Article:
Immigrants tend to vote for the center-left Social Democrats, while the conservative Christian Democrats clearly lag behind. Many people new to Germany do not feel represented by the major parties, a new study finds.
A new study conducted by an opinion research institute has found that German immigrants are the most underestimated group of voters or potential voters in the country. Around 17 million people with an immigrant background in Germany hold great potential as voters, prospective party members or even future parliamentarians. Until now, no one has tapped into the potential. This is the conclusion reached by the Expert Council of German Foundations on Integration and Migration (SVR), whose findings were presented Wednesday in Berlin.
"The political parties must work more actively to win over these people," said the German government's integration commissioner, Aydan Özoguz, who also commissioned the study.
Immigrants love the SPD, shun the CDU
There is a great deal to be won. Every tenth voter in Germany has an immigrant background. In the last federal election, 5.8 million immigrants were eligible to vote. Another 5 million fulfill the criteria for German citizenship and may then be entitled to vote in the next parliamentary elections in the fall of 2017.
Researchers want to know what political parties resonate with this group. Immigrants prefer the Social Democrats (SPD), while the Christian Democratic Union (CDU) and its Bavarian sister party, the Christian Social Union (CSU), clearly lag in popularity.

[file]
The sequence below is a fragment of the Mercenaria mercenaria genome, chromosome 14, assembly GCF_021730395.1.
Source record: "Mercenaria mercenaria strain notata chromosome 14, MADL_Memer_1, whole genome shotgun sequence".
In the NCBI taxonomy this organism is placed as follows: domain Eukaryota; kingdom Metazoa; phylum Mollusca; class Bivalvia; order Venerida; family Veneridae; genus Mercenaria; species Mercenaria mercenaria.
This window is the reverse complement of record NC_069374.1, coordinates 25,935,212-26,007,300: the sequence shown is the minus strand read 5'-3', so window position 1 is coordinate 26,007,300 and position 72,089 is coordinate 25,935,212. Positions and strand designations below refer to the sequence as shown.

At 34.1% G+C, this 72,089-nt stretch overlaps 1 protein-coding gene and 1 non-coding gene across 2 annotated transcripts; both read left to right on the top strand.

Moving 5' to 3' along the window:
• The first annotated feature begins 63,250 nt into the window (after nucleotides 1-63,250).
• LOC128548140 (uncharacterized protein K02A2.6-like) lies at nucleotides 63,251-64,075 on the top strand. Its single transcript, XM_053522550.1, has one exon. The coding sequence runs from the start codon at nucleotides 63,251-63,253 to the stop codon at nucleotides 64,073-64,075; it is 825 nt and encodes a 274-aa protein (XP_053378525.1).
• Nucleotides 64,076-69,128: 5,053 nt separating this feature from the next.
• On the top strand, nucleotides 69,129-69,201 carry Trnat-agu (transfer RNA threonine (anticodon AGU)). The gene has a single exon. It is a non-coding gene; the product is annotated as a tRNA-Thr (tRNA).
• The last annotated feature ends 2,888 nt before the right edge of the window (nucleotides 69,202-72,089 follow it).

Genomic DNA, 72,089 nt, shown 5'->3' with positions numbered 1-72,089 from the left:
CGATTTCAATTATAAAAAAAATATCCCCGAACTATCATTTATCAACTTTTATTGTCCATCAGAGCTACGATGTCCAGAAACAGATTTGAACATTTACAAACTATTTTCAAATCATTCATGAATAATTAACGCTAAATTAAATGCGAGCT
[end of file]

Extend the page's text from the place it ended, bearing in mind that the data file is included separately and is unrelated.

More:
In numbers, it means that 40 percent of immigrants are comfortable with the Social Democrats and only 27.6 percent with the Christian Democrats. For many years, the two mainstream parties had an equal amount of supporters. The Green Party trailed in third with 13.2 percent of those surveyed, ahead of the Left Party at 11.3 percent.
"The CDU's poor results can be traced back to a loss of popularity with the ethnic Germans from the former Eastern Bloc," said Cornelia Schuh, who headed the study.
Instead of voting conservative, now many of these immigrants vote for the right-wing Alternative for Germany (AfD) and the survey shows that 4.7 of repatriated ethnic Germans support them. As the survey was conducted at the height of the refugee crisis in the fall of 2015, the AfD's popularity may have continued to grow since then. What is also remarkable is the fact that 70 percent of immigrants with a Turkish background support the SPD. On the other hand, the CDU attracts newcomers from Poland, Romania and Bulgaria.
Traditional party leanings changing
Özoguz believes the study's findings mean "the parties can no longer rely on old bonds." This applies to immigrants and the overall population, she added.
It is especially important that immigrants use their right to stand as candidates in elections and work in government offices, Özoguz said, pointing out that she herself is an example of someone with an immigrant background who has taken political office. In general, there is still a lack of "permeability," said the integration commissioner. Only 6 percent of members of parliament (37 or 630) have an immigrant background.
Özoguz would like to see an integration ministry established so that the process becomes normality in politics. In past elections, such steps have been energetically encouraged but nothing has come of the debates.
"I feel that not having an integration ministry is increasingly becoming a problem," said Özoguz., who was confronted with harsh criticism before expressing her wishes. A few days before Wednesday's presentation, the media cited allegedly derogatory remarks she had made about a police operation against Islamic extremists in the Salafist scene. Apparently she had said that raids alone would not suffice, adding that more preventive work is needed. She denied the reports. "Of course every strike against extremists is a huge success for us all." She did not say anything further after Wednesday's event.